Reiman's argument about harms that are analogous to crimes
|A. Intent: The behavior of
executives does not fall into the category of premeditated murder, but
many actions are done with knowledge of, or reckless disregard for, the
harms that might happen. Even in cases where the executives acted
negligently, Reiman feels the act still falls within the scope of the
criminal law and rather than a regulatory offense.
B. Face to face
crime might be worse because it inflicts more terror, but the basic
issue is the injury done – for example that someone died. There is a
difference between the way the two harms are inflicted, but not enough to
make one a felony and the other a regulatory offense.
C. Legitimate productive activity: Some risks
are inherent in legitimate productive activity, but society can protect
people from unnecessary or excessive risk; it can protect workers from
being beaten to make them work faster and it can protect children from
exploitation involved in 'legitimate productive activity'. An executive
who ignores these laws set up to protect innocent people commits a crime,
even if he is engaged in legitimate productive activity.
D. Free Consent: Many people do not know
about the hazards in a workplace to freely consent to the dangers. There
is also not equal power to negotiate, so the ‘free’ consent is
problematic. The job market has barriers, glass ceilings and In some
places there are few employment opportunities, further escalating the
coercion to take a job.
More Tobacco News & Links
As Congress prepares to debate campaign finance reform, tobacco policy presents one of the clearest examples of how campaign contributions have distorted the political process to protect special interests rather than the public
interest. (Common Cause)
Bush Administration Tobacco Industry Ties
Kessler: Break Up Tobacco Industry
: former Food and Drug Administration commissioner David Kessler says "No more Marlboro Man, no successors to Joe Camel, no more colorful
packaging. Dismantling is the only appropriate way to handle an industry that has engaged in the greatest of conspiracies and, in the process, knowingly put the nation's health at risk."
Budget May End US Tobacco Suit
Tobacco Industry Wins Ad Victory
The Supreme Court handed the tobacco industry a major victory over state efforts to restrict tobacco advertising, striking down Massachusetts regulations that
would have banned such advertising near playgrounds and schools.
EU Accuses U.S. Tobacco Companies of Trading With Iraq, Terrorists
(Center for Public Integrity): American tobacco companies have violated sanctions against Iraq for years by sending billions of cigarettes into the country, often with the aid of a terrorist
organization, the European Union has alleged. The allegations, made in recent filings in U.S. District Court in New York, were the latest salvos in a civil racketeering lawsuit against R.J. Reynolds and Philip Morris by the European Community and 10 member nations. The
suit accused tobacco companies of running a global and decades-long cigarette smuggling operation that robbed national treasuries of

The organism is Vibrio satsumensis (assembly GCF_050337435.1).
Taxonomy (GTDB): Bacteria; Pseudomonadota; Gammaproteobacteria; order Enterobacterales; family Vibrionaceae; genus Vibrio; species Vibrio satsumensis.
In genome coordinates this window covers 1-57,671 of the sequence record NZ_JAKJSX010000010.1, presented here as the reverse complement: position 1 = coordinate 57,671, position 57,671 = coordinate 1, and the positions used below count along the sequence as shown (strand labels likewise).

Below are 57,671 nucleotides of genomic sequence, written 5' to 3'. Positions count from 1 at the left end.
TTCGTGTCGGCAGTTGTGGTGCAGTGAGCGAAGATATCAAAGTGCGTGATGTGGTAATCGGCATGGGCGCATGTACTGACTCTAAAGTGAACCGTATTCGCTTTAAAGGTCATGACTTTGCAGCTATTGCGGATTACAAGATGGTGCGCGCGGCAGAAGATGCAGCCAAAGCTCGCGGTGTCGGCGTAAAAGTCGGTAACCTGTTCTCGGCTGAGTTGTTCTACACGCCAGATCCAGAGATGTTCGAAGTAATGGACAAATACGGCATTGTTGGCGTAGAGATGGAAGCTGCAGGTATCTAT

billions of dollars in tax revenue and became a money-laundering vehicle for criminal organizations.
U.S. Seeks to Alter Anti-Tobacco Treaty:
'Reservations' Clause Sought as Way Out of Some Provisions (Washington Post)
The United States told the World Health Organization this week that it is unlikely to sign the first treaty to curtail tobacco use worldwide unless the 171 nations that hammered out its language agree to a clause that would allow governments to opt out of any provision they find objectionable.
The Bush administration says it needs the "reservations" clause to ensure that the United States could disregard treaty requirements it considered constitutionally questionable. But anti-tobacco activists and foreign diplomats say the demand is an attempt to water down the treaty to benefit tobacco companies or to unravel the agreement entirely.
More Information on Corporate
Harm and Elite Deviance
It was probably inevitable that one day people would start suing McDonald's for making them fat. That day came this summer, when New York lawyer Samuel Hirsch filed several lawsuits against McDonald's, as well as four other fast-food companies, on the grounds that they had failed to adequately disclose the bad health effects of their menus. One of the suits involves a Bronx teenager who tips the scale at 400 pounds and whose mother, in papers filed in U.S. District Court in Manhattan, said, "I always believed McDonald's food was healthy for my son."
from Portion Distortion -- You Don't Know the Half of It
Wall Street Sees Chance To Put Off Reforms: Pitt's Departure, GOP Win Prompt Go-Slow Sentiment
(Washington Post 11/8/02)
Washington Awash in Talk of Money:
The sweet smell of cash wafts across just about everything that happens in Beltway land. Politicians constantly worry about raising it and taking care of those who
provide it, even as they publicly pledge to clean up the system (Washington